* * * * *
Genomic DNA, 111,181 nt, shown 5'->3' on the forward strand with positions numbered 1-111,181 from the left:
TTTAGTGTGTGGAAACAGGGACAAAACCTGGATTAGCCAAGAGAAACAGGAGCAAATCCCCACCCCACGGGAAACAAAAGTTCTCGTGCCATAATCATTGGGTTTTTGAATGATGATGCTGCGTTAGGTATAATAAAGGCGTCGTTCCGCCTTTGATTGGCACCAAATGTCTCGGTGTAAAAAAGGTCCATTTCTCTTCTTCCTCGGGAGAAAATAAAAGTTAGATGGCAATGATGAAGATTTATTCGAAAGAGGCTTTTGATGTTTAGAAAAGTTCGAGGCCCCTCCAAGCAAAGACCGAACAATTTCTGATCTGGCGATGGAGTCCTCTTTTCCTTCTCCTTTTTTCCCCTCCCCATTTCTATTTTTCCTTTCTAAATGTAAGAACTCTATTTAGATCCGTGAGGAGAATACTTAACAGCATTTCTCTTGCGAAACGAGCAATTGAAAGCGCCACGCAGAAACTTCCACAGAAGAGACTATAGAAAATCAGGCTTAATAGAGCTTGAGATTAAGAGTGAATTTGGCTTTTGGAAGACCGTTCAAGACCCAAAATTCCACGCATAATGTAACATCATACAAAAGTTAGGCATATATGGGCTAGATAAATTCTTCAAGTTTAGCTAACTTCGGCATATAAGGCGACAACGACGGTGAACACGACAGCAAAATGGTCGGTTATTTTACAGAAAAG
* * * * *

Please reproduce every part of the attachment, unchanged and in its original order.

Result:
Genomic DNA, 111,181 nt, shown 5'->3' on the forward strand with positions numbered 1-111,181 from the left:
TTTAGTGTGTGGAAACAGGGACAAAACCTGGATTAGCCAAGAGAAACAGGAGCAAATCCCCACCCCACGGGAAACAAAAGTTCTCGTGCCATAATCATTGGGTTTTTGAATGATGATGCTGCGTTAGGTATAATAAAGGCGTCGTTCCGCCTTTGATTGGCACCAAATGTCTCGGTGTAAAAAAGGTCCATTTCTCTTCTTCCTCGGGAGAAAATAAAAGTTAGATGGCAATGATGAAGATTTATTCGAAAGAGGCTTTTGATGTTTAGAAAAGTTCGAGGCCCCTCCAAGCAAAGACCGAACAATTTCTGATCTGGCGATGGAGTCCTCTTTTCCTTCTCCTTTTTTCCCCTCCCCATTTCTATTTTTCCTTTCTAAATGTAAGAACTCTATTTAGATCCGTGAGGAGAATACTTAACAGCATTTCTCTTGCGAAACGAGCAATTGAAAGCGCCACGCAGAAACTTCCACAGAAGAGACTATAGAAAATCAGGCTTAATAGAGCTTGAGATTAAGAGTGAATTTGGCTTTTGGAAGACCGTTCAAGACCCAAAATTCCACGCATAATGTAACATCATACAAAAGTTAGGCATATATGGGCTAGATAAATTCTTCAAGTTTAGCTAACTTCGGCATATAAGGCGACAACGACGGTGAACACGACAGCAAAATGGTCGGTTATTTTACAGAAAAG